Content makes top of planners' list
Forget rates, accessibility, staff, and F&B costs--according to this survey by YPB&R, both corporate and association planners said the thing about which they are most concerned is “making the agenda relevant.”
This is great news. Sue makes the point that the survey results could be interepreted to imply that planners are finally looking at their meetings strategically instead of tactically. And she's likely right on that account.
To me, this is more proof that the big tech conferences - where "content was king" - aren't really dead. Their spirit lives on.
Another example: There was a post on MIMlist today referring to an article in Meeting Focus about informal networks. The author suggests this is a trend that planners need to incorporate in their meetings.
Anyone who's done tech conferences (and more recently marketing, business, legal and insurance among other subjects) has been managing informal networks for quite some time. We called them 'SIGs', among other things.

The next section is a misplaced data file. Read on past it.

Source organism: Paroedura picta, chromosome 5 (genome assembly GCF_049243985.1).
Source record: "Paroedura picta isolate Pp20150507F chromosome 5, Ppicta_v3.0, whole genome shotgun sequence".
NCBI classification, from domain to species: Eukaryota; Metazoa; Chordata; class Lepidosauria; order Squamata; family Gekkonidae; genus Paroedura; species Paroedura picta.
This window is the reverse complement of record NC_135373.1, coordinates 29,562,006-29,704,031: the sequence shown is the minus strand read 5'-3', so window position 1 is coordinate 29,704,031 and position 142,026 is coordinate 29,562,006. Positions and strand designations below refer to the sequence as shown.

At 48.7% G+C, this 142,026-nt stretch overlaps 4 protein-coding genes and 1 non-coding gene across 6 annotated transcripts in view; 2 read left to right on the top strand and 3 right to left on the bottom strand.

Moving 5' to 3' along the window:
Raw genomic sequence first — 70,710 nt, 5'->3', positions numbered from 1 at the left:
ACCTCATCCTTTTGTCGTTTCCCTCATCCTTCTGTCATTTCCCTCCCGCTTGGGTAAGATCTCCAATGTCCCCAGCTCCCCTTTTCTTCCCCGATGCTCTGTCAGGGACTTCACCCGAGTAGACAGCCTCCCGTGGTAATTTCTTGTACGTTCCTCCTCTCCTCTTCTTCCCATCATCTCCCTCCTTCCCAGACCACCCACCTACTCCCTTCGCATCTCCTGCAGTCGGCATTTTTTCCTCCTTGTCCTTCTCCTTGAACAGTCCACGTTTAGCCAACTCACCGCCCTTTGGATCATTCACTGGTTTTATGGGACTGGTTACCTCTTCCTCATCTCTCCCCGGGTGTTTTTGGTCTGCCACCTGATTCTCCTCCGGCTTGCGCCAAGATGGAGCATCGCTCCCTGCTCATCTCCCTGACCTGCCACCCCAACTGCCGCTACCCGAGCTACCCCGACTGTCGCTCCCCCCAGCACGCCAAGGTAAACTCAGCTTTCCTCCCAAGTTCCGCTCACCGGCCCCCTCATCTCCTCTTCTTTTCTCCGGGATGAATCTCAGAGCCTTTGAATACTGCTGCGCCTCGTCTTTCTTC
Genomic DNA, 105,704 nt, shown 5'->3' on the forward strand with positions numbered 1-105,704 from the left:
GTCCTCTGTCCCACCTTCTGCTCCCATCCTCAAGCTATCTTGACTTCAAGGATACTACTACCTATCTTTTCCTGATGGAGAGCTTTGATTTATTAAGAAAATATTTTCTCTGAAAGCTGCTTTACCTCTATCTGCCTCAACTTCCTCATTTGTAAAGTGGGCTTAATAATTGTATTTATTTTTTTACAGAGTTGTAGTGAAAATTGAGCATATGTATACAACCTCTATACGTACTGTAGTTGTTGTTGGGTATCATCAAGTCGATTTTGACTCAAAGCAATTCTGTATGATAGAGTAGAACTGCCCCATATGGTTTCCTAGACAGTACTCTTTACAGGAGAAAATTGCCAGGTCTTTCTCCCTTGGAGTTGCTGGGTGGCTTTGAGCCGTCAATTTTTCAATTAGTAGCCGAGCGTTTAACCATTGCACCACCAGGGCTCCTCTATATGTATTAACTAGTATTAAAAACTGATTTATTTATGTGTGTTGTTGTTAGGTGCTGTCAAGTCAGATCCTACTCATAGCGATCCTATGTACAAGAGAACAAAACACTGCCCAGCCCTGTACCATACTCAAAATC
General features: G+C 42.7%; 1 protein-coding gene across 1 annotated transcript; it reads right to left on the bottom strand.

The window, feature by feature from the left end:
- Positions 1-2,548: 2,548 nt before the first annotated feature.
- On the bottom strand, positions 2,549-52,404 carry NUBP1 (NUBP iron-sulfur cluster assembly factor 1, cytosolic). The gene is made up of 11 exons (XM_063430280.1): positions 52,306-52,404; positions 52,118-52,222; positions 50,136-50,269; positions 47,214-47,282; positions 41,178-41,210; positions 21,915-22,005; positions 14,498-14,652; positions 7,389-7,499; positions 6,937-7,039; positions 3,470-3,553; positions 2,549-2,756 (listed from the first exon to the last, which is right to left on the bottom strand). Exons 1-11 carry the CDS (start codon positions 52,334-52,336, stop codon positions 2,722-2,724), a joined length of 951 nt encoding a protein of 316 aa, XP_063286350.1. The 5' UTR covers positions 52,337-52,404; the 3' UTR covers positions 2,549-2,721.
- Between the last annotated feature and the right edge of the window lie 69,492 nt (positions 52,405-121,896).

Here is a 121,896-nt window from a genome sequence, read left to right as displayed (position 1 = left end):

The SIG meetings we used to run in conjunction with our tech conferences were roughly equivalent to a blogger meetup of today. Some opinion leaders with name value were brought into lead discussions that attracted many of their followers, who in turn invited others, resulting in some tremendously boisterous and compelling conversations.
In other words, you could say that the "innovations" we're seeing in the meetings press today were all done by the Internet World in 1998.
It was good to be the king.